Opinion

Saturday 24 August 2019

Ian O'Doherty: 'Climate change activists love making their empty gestures'

Campaigner: Greta Thunberg, second right, receives applause after addressing UK politicians in London on Tuesday
Campaigner: Greta Thunberg, second right, receives applause after addressing UK politicians in London on Tuesday
Ian O'Doherty

Ian O'Doherty

As revolutionary events go, it was all very respectable. The Irish branch of Extinction Rebellion, the self-proclaimed radical environmental movement which virtually shut London down last week, did their own sit-in on O'Connell Bridge last Friday.

They weren't going to leave until all their demands were met.

Until they all got bored and left, that is, their demands remaining sadly unmet.

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And what, precisely, were they demanding?

Well, we all know the drill by now.

Meat is not just murder but is destroying the planet, so they want us to cut down on beef and dairy.

That's a laudable principle that will meet with general approval, unless you're a farmer.

They want all sorts of new carbon taxes, which is a tougher sell to people who are already drowning under a variety of stealth taxes.

They want us to fly less or, even better, not at all.

In fact, the whole flying issue is so important that the reliably bonkers Emma Thompson flew in especially for the London gathering to warn against...flying.

In a brave two-fingers to logic or moral consistency, she also flew first class. Well, if you're going to help kill the planet, you may as well do it in some comfort.

The weird thing about these campaigners is that they don't actually seem to know just what it is they want. They say they have an "obligation to fight against tyranny", but there aren't any tyrants forcing us to use fossil fuels.

Some of the London-based agitators rather let the mask slip when they admitted that they want "an end to all capitalism".

Yes, capitalism, the evil system that gave them the social media tools they use to organise their protests and that produced evil companies such as Starbucks, which did a roaring trade during the London demonstrations.

I tried to point out the irony and hypocrisy to a climate-activist acquaintance the other day. I might as well have spent 15 minutes trying to explain the offside rule to a goldfish. That's because these people have an almost religious devotion to their cause and as we all know, religious people tend to be rather lacking when it comes to either reason or a sense of humour.

So it is quite appropriate that their new leader is Greta Thunberg.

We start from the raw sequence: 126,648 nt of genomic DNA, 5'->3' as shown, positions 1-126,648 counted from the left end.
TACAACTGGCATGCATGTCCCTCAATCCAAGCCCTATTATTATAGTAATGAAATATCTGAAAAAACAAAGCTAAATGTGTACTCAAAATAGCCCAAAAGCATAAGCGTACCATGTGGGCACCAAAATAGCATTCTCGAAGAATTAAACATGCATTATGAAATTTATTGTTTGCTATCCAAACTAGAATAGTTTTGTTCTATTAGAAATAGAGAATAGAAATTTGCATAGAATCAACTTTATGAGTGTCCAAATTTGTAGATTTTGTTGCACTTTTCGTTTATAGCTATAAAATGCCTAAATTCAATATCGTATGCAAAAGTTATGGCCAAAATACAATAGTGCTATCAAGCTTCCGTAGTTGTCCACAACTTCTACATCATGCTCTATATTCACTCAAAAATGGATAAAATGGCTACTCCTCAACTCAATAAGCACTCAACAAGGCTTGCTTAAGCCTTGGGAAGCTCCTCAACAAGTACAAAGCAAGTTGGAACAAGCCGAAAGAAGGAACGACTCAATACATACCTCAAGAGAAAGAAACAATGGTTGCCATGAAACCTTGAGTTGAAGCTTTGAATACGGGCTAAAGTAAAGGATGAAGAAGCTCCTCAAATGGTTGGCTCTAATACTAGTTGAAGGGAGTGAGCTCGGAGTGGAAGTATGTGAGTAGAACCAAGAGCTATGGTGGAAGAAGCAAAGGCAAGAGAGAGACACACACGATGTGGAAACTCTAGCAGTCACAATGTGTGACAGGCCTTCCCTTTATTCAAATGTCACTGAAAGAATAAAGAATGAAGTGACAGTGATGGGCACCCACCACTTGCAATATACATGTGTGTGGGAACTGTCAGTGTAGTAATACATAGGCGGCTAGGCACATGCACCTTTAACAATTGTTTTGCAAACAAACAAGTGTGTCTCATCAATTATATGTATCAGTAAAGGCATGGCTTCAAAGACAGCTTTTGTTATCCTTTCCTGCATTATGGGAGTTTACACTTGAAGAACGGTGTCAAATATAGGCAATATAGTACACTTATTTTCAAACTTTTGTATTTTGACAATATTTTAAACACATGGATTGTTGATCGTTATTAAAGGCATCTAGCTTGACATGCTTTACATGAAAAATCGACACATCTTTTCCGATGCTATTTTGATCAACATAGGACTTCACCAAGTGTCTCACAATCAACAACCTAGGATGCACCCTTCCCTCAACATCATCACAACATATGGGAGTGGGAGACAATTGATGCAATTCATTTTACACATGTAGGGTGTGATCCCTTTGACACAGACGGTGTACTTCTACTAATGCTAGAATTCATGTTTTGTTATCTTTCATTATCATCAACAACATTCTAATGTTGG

The 16-year-old was treated to a hero's welcome in Westminster during the week and there was something quite nauseating in the way politicians such as Jeremy Corbyn and Caroline Lucas fawned over their girl.

A strange sort of cult has sprung up around Thunberg and it should come as no surprise that cracks are beginning to appear in her halo.

Having found fame of sorts with her decision to bunk off school every Friday to stage a one-woman sit-in outside the Swedish Parliament, she has become a very modern celebrity - half Joan of Arc, half Katniss Everdeen.

But it now appears that what you might call a spontaneous display of adolescent truancy may have been a rather more orchestrated affair.

Her mother - a singer - happened to be releasing a book about her family life and climate change when her daughter started her campaign (Thunberg has addressed this on Facebook and said the timing of publication was coincidence).

Then, this week, a delightfully unseemly row broke out between her and former PR adviser Ingmar Rentzhog who may have used Miss Thunberg's image to raise funds without her knowledge.

That Greta Thunberg seems to be a remarkably annoying child is hardly in doubt.

That she is a remarkably annoying child who is being ruthlessly exploited by older people is also beyond question.

Both the media and politicians have a habit of using people for their own ends and then spitting them out when they're no longer of any use.

That can be very unpleasant to witness when it's an adult being exploited.

When it's a 16-year-old girl, it's morally repugnant.

Greta Thunberg obviously means well, but there is also something profoundly undemocratic in the way she scolds politicians for "being popular".

This is another way of saying they should ignore the will of the people and pay more attention to one teenager.

Climate activists, on the whole, have always had a remarkable ability to enrage the people they're trying to persuade and the last week has seen plenty of examples.

The irony is that they're pushing an open door.

If they chose to listen to people rather than simply hectoring them, they might realise that the rest of us oiks are well aware of the trouble the planet is in.

We're all aware of the need to change our consumption.

But if the Irish protesters wanted to be taken seriously, why didn't they go to the Chinese embassy on Dublin's Merrion Road?

After all, the Chinese are opening new coal mines every week and are now the world's biggest polluters.

But no.

Empty gestures and adolescent angst are obviously much more appealing to them.

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